AS: In the book you have looked extensively at the exhibition The Negro in Art Week and Harlem on My Mind: Cultural Capital of Black America, 1900–1968. From an historical perspective, what was the significance of this exhibition and did it have any special bearing on representation of African American art?
BRC: The Negro in Art Week exhibition was significant because it was the first time a mainstream museum attempted to incorporate Black artists into their exhibition programming. Robert B. Harshe, the director of the Chicago Art Institute, was afraid that the work would show signs that the artists were Black, and tried to waylay his fears by requiring all of the artists to work in outmoded European aesthetics. He also had the exhibition installed in the children’s gallery, probably to make sure that visitors saw it as separate from the work by White artists normally exhibited. His decision of locating it there also speaks to his low expectations for Black artistic talent.
The exhibition Harlem on My Mind: Cultural Capital of Black America, 1900–1968 (1969) was pivotal because of how Black artists responded to the profound disrespect with which the Met treated Black artists. The activist response to the exhibition made clear that Black artists and cultural workers would have to be considered in the planning of an exhibition about Black people. It also clarified that art would have to be included in an art museum exhibition about Harlem, a place that has had a thriving and influential community since at least the 1920s.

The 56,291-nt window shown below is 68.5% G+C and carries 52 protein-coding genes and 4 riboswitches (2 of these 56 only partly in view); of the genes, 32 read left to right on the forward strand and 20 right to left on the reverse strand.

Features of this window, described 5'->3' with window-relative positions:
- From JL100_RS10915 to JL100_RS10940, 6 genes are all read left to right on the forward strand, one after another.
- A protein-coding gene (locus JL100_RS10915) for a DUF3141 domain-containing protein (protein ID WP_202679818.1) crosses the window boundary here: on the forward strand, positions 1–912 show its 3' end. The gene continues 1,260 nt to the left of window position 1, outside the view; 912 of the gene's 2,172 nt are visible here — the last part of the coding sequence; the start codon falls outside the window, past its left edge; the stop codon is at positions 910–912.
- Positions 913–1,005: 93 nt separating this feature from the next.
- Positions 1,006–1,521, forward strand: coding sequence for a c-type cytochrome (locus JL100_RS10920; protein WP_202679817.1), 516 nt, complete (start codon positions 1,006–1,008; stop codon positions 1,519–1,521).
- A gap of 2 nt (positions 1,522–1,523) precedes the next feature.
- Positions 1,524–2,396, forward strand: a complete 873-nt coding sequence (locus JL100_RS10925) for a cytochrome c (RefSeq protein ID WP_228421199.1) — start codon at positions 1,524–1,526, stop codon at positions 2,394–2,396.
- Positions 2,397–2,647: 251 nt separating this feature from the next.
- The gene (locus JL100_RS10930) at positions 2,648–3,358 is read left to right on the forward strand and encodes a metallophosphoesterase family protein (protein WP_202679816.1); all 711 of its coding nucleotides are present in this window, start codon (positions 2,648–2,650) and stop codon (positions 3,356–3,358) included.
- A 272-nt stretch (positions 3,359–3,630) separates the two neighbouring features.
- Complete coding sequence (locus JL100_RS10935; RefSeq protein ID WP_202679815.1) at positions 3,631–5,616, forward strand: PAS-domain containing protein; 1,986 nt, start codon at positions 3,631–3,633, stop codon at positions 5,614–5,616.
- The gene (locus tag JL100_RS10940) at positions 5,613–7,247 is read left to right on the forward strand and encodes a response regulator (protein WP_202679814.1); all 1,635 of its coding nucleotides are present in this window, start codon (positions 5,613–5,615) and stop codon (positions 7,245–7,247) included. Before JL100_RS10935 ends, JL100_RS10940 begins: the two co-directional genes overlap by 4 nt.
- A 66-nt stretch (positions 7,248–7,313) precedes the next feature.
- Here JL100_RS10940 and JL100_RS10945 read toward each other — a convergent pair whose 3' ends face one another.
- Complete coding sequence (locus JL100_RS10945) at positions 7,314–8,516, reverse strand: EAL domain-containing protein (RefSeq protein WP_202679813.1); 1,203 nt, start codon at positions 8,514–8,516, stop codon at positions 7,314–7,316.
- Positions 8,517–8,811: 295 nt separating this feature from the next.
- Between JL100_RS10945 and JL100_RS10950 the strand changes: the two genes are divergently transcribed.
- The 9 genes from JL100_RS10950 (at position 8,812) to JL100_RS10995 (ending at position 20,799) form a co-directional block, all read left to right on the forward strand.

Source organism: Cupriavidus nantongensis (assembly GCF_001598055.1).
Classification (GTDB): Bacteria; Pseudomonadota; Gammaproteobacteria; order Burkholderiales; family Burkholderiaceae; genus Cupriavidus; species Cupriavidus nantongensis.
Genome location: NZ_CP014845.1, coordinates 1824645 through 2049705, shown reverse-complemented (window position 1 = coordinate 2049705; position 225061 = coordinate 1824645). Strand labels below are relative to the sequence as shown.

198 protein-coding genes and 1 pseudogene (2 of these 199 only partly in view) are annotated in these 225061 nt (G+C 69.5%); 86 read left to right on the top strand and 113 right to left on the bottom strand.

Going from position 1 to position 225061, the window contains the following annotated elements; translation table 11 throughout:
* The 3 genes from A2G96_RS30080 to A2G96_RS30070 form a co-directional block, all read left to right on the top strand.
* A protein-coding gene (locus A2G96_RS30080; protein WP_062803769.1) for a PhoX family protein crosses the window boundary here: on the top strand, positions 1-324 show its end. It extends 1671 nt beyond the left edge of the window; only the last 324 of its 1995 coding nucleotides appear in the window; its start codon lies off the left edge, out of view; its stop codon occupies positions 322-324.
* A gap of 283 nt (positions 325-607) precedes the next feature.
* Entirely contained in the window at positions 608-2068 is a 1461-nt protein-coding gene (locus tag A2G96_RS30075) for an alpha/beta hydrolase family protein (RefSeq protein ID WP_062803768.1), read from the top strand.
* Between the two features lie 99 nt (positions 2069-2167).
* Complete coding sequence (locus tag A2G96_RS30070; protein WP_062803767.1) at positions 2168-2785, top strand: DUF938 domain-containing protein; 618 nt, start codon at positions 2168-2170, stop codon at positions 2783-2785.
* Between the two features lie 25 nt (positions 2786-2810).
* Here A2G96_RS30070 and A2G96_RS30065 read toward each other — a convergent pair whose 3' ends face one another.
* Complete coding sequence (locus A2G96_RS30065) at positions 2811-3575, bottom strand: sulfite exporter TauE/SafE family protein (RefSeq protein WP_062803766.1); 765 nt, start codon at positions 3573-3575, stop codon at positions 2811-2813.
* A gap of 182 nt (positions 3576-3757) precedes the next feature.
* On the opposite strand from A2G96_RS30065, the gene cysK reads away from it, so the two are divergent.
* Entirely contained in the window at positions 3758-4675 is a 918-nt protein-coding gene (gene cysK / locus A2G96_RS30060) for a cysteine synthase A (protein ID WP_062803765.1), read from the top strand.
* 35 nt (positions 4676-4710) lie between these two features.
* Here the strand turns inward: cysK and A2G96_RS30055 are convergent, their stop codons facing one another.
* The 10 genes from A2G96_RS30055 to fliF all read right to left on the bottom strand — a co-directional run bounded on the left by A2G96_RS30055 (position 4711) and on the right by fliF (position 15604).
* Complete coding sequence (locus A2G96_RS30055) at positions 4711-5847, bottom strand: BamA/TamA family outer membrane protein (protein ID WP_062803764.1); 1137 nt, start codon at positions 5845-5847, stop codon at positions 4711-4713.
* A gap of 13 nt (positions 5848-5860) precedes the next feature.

AS: Over the years how has the representation of African American art changed in American museums? Do think that some of the historical complexities and inequality continue to challenge the art history, historiography, and American museum exhibition practices?
BRC: The representation of art by African Americans in mainstream museums has not changed much. Curators and critics are still challenged by the same issues of race and cultural history that they were eight decades ago.
Bridget R. Cooks is the Associate Professor of Art History and African American Studies at the University of California, Irvine. She is the author of Exhibiting Blackness, available at Amazon.com.
Anuja Seith reported for the exchange4media group in New Delhi, where she interviewed government officials as well as national and international media, marketing and advertising personalities. Seith also worked as a reporter for local publications—Tri-City Voice, the Santa Clara Weekly, and was a freelance journalist for New America Media in San Francisco. She is currently working as front page editor for DailySource.org, a non-profit news website. Seith received a Master of Science in Mass Communications from San Jose State University.